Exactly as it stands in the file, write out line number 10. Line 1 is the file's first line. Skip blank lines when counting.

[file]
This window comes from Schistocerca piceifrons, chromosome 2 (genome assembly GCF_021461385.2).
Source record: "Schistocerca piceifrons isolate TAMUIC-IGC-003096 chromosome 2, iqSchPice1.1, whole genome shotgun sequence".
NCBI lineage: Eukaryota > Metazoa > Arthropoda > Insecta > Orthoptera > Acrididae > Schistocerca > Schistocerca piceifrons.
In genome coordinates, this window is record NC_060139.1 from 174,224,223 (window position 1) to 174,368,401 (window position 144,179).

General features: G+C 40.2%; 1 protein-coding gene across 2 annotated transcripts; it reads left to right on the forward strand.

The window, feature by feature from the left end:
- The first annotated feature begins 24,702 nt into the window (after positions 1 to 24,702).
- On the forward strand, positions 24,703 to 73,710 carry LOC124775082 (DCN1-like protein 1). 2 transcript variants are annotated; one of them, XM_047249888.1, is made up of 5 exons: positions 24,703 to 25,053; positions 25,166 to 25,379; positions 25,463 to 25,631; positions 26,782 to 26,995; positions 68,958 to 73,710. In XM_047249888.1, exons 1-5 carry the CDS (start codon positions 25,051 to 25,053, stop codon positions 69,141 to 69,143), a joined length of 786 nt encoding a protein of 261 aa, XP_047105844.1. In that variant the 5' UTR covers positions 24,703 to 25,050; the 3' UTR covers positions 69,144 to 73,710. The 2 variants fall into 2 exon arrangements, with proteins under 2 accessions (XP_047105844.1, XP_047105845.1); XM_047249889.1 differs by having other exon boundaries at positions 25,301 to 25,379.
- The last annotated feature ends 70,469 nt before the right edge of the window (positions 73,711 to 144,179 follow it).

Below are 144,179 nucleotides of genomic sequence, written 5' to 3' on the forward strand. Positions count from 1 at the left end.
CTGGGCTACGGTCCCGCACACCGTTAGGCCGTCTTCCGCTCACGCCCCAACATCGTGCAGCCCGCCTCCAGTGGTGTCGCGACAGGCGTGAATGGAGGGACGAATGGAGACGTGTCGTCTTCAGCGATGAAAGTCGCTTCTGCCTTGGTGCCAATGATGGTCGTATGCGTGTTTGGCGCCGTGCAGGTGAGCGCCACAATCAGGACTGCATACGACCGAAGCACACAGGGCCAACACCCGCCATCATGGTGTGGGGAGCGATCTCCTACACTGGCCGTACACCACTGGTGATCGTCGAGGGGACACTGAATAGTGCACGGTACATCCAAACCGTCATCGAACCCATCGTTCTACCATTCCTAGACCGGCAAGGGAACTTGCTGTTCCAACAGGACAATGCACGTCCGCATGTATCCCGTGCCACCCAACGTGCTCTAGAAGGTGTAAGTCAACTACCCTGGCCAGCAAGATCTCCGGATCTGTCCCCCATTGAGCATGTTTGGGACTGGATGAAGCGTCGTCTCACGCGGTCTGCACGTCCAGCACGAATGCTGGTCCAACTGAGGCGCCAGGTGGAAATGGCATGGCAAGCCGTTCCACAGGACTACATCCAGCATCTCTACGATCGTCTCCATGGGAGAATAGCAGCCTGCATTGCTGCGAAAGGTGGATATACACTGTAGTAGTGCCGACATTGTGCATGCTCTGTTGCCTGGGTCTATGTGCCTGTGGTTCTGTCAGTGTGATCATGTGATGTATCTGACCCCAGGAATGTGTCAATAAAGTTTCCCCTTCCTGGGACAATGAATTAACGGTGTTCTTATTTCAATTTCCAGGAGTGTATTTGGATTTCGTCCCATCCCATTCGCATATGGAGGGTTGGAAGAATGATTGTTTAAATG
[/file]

Below are 144,179 nucleotides of genomic sequence, written 5' to 3' on the forward strand. Positions count from 1 at the left end.